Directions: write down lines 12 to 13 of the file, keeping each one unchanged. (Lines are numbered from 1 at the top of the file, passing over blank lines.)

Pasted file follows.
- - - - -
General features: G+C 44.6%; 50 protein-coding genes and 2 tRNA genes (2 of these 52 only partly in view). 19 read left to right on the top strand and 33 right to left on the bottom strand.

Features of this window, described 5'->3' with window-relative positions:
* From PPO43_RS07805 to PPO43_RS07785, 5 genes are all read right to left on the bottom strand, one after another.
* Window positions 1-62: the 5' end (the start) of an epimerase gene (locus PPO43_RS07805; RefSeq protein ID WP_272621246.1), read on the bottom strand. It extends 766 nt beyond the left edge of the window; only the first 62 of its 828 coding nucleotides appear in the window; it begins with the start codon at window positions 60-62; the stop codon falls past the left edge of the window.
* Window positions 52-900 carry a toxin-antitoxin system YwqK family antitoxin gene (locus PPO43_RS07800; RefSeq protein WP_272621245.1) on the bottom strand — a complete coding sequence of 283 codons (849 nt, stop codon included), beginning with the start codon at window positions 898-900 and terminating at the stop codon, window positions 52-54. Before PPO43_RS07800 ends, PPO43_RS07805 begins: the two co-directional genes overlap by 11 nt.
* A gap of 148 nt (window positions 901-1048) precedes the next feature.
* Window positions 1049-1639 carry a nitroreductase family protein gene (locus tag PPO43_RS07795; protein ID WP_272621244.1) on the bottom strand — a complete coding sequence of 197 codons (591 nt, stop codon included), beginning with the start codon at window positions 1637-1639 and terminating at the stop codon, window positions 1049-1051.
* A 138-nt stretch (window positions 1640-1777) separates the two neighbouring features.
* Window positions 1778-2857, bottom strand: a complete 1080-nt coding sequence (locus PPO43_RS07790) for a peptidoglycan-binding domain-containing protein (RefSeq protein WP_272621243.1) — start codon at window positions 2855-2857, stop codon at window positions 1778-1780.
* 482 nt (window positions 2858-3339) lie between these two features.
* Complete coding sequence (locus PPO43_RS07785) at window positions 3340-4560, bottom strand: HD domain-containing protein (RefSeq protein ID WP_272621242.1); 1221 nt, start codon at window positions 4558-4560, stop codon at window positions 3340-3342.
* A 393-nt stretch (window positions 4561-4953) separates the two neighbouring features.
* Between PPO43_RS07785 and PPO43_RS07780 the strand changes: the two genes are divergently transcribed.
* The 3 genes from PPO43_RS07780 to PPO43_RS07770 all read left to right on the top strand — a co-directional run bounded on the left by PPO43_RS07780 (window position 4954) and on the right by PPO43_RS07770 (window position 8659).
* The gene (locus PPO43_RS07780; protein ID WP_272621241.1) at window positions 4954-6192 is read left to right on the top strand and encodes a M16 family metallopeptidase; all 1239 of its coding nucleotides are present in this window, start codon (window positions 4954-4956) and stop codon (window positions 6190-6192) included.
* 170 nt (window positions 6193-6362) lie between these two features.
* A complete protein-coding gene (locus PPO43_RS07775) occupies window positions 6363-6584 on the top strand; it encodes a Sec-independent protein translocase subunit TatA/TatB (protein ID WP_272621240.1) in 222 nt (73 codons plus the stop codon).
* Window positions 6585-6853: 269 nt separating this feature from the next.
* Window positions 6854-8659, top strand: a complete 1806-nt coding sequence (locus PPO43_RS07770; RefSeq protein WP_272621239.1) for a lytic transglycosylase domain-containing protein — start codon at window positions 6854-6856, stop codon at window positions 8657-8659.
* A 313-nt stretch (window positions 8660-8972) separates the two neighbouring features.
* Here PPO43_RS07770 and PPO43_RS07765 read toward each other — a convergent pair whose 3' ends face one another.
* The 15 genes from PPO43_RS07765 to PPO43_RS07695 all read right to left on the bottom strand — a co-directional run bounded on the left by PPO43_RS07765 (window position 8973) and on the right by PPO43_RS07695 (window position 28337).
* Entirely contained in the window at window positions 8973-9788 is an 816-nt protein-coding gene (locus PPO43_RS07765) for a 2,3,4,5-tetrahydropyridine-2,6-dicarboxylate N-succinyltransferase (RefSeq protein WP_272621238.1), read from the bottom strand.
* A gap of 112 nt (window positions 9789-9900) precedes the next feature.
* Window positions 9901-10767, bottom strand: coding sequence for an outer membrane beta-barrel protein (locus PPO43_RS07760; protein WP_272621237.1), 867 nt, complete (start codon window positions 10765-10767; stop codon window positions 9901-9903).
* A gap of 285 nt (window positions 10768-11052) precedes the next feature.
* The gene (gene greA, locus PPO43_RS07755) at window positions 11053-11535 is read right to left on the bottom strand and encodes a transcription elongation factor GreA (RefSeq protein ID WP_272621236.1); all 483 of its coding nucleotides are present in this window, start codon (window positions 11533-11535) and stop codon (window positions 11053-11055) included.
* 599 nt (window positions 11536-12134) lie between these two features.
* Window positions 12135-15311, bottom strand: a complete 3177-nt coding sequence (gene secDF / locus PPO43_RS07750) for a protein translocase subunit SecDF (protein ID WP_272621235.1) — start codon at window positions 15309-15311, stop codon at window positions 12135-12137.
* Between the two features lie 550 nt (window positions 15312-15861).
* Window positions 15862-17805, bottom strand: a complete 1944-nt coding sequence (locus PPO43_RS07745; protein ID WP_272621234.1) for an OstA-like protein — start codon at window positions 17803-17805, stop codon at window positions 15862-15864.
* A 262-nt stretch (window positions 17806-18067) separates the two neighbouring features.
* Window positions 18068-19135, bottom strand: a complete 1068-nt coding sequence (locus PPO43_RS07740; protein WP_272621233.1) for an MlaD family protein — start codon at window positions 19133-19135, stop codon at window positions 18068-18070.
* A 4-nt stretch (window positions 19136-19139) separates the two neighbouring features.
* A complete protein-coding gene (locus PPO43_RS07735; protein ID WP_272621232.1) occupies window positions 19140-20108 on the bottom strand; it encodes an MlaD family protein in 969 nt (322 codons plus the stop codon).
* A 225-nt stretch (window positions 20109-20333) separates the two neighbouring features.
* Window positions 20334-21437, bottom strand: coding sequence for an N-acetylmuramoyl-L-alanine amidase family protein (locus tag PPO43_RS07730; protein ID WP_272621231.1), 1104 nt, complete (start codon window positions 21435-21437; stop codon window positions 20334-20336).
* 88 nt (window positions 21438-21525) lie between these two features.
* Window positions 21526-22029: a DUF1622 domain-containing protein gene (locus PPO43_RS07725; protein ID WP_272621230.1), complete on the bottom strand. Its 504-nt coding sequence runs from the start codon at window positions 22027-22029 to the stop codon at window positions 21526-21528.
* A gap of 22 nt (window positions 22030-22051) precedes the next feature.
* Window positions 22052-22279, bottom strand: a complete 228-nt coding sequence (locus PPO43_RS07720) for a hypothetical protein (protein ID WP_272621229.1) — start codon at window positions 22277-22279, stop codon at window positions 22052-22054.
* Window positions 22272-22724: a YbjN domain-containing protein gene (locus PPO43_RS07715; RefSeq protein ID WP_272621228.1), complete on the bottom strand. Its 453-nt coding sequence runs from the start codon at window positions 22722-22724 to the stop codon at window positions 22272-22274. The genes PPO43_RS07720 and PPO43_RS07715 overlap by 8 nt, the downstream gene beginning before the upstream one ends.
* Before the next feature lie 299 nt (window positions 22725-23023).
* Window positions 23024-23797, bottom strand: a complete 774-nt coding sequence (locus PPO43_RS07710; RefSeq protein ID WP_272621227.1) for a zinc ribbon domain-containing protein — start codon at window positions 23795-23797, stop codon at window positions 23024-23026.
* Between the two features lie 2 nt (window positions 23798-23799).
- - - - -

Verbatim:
* A 393-nt stretch (window positions 4561-4953) separates the two neighbouring features.
* Between PPO43_RS07785 and PPO43_RS07780 the strand changes: the two genes are divergently transcribed.